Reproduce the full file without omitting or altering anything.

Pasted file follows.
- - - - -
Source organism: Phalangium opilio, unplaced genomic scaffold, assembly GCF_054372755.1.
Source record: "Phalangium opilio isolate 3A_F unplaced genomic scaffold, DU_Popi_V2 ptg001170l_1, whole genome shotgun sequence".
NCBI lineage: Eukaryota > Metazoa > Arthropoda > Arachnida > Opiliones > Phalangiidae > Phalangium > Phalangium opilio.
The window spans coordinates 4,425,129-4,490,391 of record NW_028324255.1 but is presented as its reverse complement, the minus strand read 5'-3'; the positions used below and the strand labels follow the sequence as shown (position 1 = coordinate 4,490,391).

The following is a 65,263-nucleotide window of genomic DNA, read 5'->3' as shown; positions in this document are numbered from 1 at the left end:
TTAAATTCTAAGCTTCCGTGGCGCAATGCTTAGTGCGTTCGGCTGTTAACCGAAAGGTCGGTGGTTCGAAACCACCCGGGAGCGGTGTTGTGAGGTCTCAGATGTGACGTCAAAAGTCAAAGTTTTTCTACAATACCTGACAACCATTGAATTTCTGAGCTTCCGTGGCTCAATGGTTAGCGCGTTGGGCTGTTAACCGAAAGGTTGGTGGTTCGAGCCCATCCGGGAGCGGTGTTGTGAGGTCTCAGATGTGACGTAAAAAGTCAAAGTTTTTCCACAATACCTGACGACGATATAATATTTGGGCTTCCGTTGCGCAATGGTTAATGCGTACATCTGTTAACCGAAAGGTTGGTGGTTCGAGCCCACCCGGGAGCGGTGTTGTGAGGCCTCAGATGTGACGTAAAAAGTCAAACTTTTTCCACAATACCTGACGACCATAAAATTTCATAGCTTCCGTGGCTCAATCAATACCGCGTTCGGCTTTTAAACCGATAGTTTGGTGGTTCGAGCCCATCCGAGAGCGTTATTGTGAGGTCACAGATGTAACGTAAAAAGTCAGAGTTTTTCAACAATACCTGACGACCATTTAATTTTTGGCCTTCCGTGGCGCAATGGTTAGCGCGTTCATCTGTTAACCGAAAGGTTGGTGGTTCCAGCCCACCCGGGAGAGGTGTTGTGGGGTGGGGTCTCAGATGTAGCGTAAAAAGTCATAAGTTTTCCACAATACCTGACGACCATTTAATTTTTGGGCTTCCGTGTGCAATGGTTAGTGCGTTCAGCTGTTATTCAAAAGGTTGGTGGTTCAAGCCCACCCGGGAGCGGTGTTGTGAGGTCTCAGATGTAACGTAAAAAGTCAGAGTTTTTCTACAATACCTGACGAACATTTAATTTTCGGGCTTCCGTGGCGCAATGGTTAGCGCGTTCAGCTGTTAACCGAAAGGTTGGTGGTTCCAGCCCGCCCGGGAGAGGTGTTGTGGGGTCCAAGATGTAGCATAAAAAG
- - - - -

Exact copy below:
Source organism: Phalangium opilio, unplaced genomic scaffold, assembly GCF_054372755.1.
Source record: "Phalangium opilio isolate 3A_F unplaced genomic scaffold, DU_Popi_V2 ptg001170l_1, whole genome shotgun sequence".
NCBI lineage: Eukaryota > Metazoa > Arthropoda > Arachnida > Opiliones > Phalangiidae > Phalangium > Phalangium opilio.
The window spans coordinates 4,425,129-4,490,391 of record NW_028324255.1 but is presented as its reverse complement, the minus strand read 5'-3'; the positions used below and the strand labels follow the sequence as shown (position 1 = coordinate 4,490,391).

The following is a 65,263-nucleotide window of genomic DNA, read 5'->3' as shown; positions in this document are numbered from 1 at the left end:
TTAAATTCTAAGCTTCCGTGGCGCAATGCTTAGTGCGTTCGGCTGTTAACCGAAAGGTCGGTGGTTCGAAACCACCCGGGAGCGGTGTTGTGAGGTCTCAGATGTGACGTCAAAAGTCAAAGTTTTTCTACAATACCTGACAACCATTGAATTTCTGAGCTTCCGTGGCTCAATGGTTAGCGCGTTGGGCTGTTAACCGAAAGGTTGGTGGTTCGAGCCCATCCGGGAGCGGTGTTGTGAGGTCTCAGATGTGACGTAAAAAGTCAAAGTTTTTCCACAATACCTGACGACGATATAATATTTGGGCTTCCGTTGCGCAATGGTTAATGCGTACATCTGTTAACCGAAAGGTTGGTGGTTCGAGCCCACCCGGGAGCGGTGTTGTGAGGCCTCAGATGTGACGTAAAAAGTCAAACTTTTTCCACAATACCTGACGACCATAAAATTTCATAGCTTCCGTGGCTCAATCAATACCGCGTTCGGCTTTTAAACCGATAGTTTGGTGGTTCGAGCCCATCCGAGAGCGTTATTGTGAGGTCACAGATGTAACGTAAAAAGTCAGAGTTTTTCAACAATACCTGACGACCATTTAATTTTTGGCCTTCCGTGGCGCAATGGTTAGCGCGTTCATCTGTTAACCGAAAGGTTGGTGGTTCCAGCCCACCCGGGAGAGGTGTTGTGGGGTGGGGTCTCAGATGTAGCGTAAAAAGTCATAAGTTTTCCACAATACCTGACGACCATTTAATTTTTGGGCTTCCGTGTGCAATGGTTAGTGCGTTCAGCTGTTATTCAAAAGGTTGGTGGTTCAAGCCCACCCGGGAGCGGTGTTGTGAGGTCTCAGATGTAACGTAAAAAGTCAGAGTTTTTCTACAATACCTGACGAACATTTAATTTTCGGGCTTCCGTGGCGCAATGGTTAGCGCGTTCAGCTGTTAACCGAAAGGTTGGTGGTTCCAGCCCGCCCGGGAGAGGTGTTGTGGGGTCCAAGATGTAGCATAAAAAG